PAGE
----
In 1904 in Pennsylvania, Mary Cassatt refused an award and in so doing reminded her audience of the spirit that gripped Paris during what might be described as a golden age of painting:
- "I... must stick to my principles, our principles, which were, no jury, no medals, no awards.... Liberty is the first good in this world and to escape the tyranny of a jury is worth fighting for, surely no profession is so enslaved as ours."
Notice how in Henri’s mind even "exhibitions" and "successful" painting might confront us as tyrannies. But how? If we are free from tyrannical juries and exhibitions, what are we free to do? Henri is wonderfully lucid in this. Certainly not the freedom to make "pictures… however, unreasonable that sounds." Making pictures is what you do when you submit to juries. Rather the purpose of the free painter was to reach a "state of being" or "more than an ordinary moment of existence." Or to put it in other words: growth is the entire payoff.
Notice the reversal of the relationship of the painter to the painting. If we organize our abilities to make a successful painting, that is, a painting that intends to please a juror for example, we are making pictures and we are instruments in a production process.
If on the other hand we treat the marks on the canvas as "a by-product," the painting becomes an instrument (not the end) in finding moments that are more than ordinary. That the painting activity is an instrument in our becoming and that our becoming is the goal and not the making of a product for which we earn an award (read: career). This is a theme that runs right through the latter half of 19th century Paris, from Corot to Monet on through to Cezanne, Matisse, and Picasso.
5 Ways to Grow as an Artist
So how would a Cassatt or a Henri or Picasso approach painting differently than we do today? How might this heartfelt fear of others controlling our painting process impact our self-understanding as artists? Here are five possible answers:1. Making a successful picture is not the goal. Think of periods, such as childhood, when we grew, our self-understanding changed and we became more of who we are. There was an endless stream of events where we expressed ourselves and slowly began to discover the things that pleased us. As with the sense of freedom characterized above, the entire payoff was growth. The events of life when we grow are the things that happen along the way. Making art should be exactly the same. Paintings are just the series of events or steps we take. Let them go. Keep moving. Or as Henri implored, “Keep living.”
2. The painting process is always a beginning. As soon as the freshness evaporates (we are bored or lost or acquire interest in something else), stop. Do not think in terms of finishing. Picasso lectures eloquently on this. Finish is the death of our work because it means we are painting an expectation or “to be like” and that puts the brakes on painting to see and feel more deeply. Every beginning is a new prompt, a new point of departure. Begin everything. Finish nothing.
3. Ignore non-artist authorities. Juries, the grantors, the gallery, the direction from above are just so many fingers in our pie. All external measures are dangerous because they not only push us to performing, as opposed to creating, but their sense of worth takes over our own. This is precisely what Parisian artists fought against.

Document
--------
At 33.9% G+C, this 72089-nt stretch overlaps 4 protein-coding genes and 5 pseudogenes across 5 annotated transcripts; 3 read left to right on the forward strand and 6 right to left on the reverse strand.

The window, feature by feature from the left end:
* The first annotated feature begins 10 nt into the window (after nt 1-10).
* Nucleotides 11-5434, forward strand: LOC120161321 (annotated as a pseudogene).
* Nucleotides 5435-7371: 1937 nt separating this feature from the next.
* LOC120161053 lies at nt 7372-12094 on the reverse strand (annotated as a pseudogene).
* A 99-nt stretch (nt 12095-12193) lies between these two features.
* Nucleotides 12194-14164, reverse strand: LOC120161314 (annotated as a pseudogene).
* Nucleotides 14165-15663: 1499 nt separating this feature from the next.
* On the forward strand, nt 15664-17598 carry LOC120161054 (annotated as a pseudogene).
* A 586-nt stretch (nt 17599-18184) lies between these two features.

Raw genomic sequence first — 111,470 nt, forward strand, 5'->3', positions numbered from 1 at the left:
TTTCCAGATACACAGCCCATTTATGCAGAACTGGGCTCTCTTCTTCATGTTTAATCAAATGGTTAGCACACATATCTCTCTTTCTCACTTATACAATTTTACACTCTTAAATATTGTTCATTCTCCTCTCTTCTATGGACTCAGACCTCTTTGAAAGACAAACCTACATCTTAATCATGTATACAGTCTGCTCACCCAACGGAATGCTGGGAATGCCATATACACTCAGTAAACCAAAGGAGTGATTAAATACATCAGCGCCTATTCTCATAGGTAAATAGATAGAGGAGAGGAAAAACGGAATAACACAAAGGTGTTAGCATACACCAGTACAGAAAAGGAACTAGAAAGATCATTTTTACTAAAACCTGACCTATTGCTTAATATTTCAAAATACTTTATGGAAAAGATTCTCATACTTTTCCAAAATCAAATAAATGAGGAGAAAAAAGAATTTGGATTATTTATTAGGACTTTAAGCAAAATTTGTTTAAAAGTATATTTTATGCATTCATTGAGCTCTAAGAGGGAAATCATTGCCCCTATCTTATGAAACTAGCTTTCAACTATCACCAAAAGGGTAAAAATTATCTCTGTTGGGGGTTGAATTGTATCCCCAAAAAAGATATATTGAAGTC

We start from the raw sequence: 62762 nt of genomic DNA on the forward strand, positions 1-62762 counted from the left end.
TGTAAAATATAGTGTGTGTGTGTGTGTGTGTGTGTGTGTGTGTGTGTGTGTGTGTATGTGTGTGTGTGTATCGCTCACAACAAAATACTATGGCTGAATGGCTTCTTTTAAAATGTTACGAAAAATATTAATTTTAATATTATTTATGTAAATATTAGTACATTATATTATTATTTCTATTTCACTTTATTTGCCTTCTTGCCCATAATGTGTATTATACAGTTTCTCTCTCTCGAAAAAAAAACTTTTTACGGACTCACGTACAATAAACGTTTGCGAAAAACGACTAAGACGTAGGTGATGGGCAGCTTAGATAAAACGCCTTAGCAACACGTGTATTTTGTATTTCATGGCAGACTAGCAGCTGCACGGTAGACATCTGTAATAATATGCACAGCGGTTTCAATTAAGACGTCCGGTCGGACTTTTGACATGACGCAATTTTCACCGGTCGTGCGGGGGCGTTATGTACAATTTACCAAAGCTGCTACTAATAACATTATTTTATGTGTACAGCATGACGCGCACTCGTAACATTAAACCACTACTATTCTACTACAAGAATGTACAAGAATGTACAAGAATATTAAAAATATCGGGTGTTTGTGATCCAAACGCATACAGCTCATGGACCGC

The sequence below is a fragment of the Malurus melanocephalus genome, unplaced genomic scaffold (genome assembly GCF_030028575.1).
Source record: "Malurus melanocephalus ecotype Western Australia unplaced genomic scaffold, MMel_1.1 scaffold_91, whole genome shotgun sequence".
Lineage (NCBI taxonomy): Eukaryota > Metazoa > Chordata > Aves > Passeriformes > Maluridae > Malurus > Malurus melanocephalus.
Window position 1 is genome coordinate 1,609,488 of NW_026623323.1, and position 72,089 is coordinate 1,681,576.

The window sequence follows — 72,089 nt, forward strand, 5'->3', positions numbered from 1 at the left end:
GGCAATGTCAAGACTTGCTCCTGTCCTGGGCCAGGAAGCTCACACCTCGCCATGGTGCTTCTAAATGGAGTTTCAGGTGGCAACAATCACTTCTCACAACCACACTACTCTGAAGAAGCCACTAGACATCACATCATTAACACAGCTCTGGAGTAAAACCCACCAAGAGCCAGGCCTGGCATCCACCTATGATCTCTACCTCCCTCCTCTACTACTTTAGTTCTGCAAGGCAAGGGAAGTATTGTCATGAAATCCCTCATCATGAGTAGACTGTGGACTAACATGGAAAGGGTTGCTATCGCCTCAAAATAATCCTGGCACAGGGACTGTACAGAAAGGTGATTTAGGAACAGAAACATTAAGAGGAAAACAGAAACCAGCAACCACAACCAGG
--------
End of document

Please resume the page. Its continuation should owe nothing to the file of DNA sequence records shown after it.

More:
4. Get into a prolonged creative process. Have dozens of paintings in your studio that have been abandoned for one reason or another, left in various stages, unfinished but always complete as expressions of who you were at that moment. Work on several paintings simultaneously. You are not making shoes.
5. Furnish the world with your beauty, let the world see, touch and feel who you are. Scary I know. It is so much easier to hide within safe fortresses, the sources of praise and dignity that we can count on by pleasing our audience. This is the dreaded condition called style. We cannot be free to be who we are if we are not always risking being who we are in front of others.
What about the career, you ask? The painters of Paris were incredibly ambitious but their big career move, as it turned out, was biting the hand that fed them. Career yes, but freedom to become is holy ground. No Faustian deals, please. Therefore, we may put an entrepreneurial hat on once we put down the brush, but never when it limits our becoming. The assembly line to the great gallery opening is every artist’s kiss of death.
The life of Franz Schubert may suggest a model. He was so into the process of creating music that each of his new efforts was but an opportunity for little Franzel to become more Schubert. So, he would compose the work, let it go and move on. His students would then find the work, practice it and perform it for him afterwards, whereupon Schubert is reported to have said, “My, that is lovely. Who wrote it?”
This is the way to make art. Move in the direction of the greatest pleasure and excitement. You are gifted. Risk showing us your gift. Where others are drowning, you will be diving. And it is when you cannot be bothered with product, you will look about the studio and find a few pieces that have a life. Your life. And so you gather them up and market them. And then after 30 years of painting, you will have had a career and the “later” you will have emerged. You will have grown. And you will have been an artist.
Ah, those Parisians. They had a way.